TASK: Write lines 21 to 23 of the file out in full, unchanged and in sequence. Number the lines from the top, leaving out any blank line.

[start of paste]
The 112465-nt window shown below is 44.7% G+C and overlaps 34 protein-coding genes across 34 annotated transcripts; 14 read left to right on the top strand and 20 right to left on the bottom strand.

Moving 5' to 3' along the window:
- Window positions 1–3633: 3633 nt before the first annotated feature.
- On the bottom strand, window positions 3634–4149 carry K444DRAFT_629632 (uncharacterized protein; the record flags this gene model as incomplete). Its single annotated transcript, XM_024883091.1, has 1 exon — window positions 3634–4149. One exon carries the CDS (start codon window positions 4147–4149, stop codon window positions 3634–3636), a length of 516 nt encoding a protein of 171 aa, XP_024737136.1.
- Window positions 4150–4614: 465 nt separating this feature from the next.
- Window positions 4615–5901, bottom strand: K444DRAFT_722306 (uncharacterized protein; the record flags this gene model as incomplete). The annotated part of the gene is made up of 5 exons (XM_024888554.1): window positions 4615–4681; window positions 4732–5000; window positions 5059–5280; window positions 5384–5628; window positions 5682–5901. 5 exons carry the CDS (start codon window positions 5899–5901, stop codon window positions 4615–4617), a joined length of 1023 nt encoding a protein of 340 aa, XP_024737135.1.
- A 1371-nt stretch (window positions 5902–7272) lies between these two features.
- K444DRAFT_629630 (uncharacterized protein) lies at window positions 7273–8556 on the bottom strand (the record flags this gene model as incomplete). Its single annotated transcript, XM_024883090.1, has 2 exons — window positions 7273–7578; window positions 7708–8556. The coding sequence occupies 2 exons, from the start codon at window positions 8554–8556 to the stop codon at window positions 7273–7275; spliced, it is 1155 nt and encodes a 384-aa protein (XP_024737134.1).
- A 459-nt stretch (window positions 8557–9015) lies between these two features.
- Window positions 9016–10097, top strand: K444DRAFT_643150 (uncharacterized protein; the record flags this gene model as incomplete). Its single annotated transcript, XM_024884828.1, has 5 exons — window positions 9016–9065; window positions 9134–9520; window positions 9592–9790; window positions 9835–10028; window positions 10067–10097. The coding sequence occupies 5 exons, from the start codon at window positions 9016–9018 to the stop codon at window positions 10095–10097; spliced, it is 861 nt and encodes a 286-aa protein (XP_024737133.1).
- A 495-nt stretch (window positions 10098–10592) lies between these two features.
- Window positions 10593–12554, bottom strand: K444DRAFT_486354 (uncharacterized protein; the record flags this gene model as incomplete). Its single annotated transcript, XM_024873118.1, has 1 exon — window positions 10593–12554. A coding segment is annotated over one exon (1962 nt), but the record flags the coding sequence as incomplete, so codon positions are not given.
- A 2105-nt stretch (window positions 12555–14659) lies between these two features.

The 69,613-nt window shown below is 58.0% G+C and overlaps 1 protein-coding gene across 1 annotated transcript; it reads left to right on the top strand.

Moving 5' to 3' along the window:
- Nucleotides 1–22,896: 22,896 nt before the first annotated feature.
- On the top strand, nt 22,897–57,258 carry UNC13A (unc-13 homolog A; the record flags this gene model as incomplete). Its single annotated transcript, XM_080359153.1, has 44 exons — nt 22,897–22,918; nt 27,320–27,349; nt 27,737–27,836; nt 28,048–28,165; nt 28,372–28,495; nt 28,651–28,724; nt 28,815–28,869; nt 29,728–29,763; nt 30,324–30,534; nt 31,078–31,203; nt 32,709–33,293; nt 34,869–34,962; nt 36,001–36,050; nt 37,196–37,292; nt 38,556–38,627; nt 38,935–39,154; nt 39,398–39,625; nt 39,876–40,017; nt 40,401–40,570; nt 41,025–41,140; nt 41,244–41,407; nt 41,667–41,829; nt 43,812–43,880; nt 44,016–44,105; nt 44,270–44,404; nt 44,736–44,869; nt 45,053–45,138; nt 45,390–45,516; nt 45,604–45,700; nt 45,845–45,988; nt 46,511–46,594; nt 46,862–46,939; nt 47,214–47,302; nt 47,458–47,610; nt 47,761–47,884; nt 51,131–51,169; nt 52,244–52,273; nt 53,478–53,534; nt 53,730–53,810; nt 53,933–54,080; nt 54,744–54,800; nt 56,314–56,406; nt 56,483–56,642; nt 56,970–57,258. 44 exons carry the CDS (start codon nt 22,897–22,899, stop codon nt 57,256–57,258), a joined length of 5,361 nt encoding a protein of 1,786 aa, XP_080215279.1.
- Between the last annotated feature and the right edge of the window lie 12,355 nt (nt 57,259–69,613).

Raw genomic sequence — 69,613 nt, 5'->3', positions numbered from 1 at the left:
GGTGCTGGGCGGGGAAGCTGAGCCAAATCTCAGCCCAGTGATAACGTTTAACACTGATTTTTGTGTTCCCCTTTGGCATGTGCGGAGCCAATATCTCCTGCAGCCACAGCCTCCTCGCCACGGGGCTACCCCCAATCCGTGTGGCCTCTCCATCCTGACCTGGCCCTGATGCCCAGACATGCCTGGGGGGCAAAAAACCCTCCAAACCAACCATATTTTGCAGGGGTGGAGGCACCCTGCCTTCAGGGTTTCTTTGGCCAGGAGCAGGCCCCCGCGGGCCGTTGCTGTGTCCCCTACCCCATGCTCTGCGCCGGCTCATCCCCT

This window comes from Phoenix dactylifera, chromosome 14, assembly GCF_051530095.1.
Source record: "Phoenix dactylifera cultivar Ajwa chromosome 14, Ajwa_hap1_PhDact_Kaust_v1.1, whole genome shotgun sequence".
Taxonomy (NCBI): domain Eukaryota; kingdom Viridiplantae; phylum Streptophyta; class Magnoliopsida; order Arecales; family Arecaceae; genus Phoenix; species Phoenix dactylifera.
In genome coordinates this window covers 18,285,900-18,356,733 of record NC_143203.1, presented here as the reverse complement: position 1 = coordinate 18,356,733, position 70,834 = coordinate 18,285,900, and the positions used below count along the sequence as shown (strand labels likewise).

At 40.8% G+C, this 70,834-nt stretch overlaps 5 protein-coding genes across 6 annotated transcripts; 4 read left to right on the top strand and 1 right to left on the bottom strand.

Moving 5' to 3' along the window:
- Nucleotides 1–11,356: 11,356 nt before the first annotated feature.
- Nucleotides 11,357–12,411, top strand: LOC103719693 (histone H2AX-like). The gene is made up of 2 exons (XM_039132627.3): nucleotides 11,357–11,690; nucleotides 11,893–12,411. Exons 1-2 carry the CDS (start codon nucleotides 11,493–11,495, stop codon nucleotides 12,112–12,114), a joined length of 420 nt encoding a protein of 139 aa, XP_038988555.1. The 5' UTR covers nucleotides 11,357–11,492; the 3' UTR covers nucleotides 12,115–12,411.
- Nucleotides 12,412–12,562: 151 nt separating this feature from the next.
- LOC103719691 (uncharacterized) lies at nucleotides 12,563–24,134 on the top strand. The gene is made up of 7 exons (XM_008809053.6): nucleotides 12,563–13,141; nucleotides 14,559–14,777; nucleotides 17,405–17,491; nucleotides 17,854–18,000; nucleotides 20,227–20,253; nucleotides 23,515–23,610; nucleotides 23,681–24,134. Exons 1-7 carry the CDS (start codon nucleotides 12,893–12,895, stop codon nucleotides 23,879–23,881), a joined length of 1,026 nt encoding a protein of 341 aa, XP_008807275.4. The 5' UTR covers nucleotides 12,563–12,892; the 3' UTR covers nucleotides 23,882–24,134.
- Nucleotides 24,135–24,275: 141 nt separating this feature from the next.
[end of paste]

This window comes from Phoenix dactylifera, chromosome 14, assembly GCF_051530095.1.
Source record: "Phoenix dactylifera cultivar Ajwa chromosome 14, Ajwa_hap1_PhDact_Kaust_v1.1, whole genome shotgun sequence".
Taxonomy (NCBI): domain Eukaryota; kingdom Viridiplantae; phylum Streptophyta; class Magnoliopsida; order Arecales; family Arecaceae; genus Phoenix; species Phoenix dactylifera.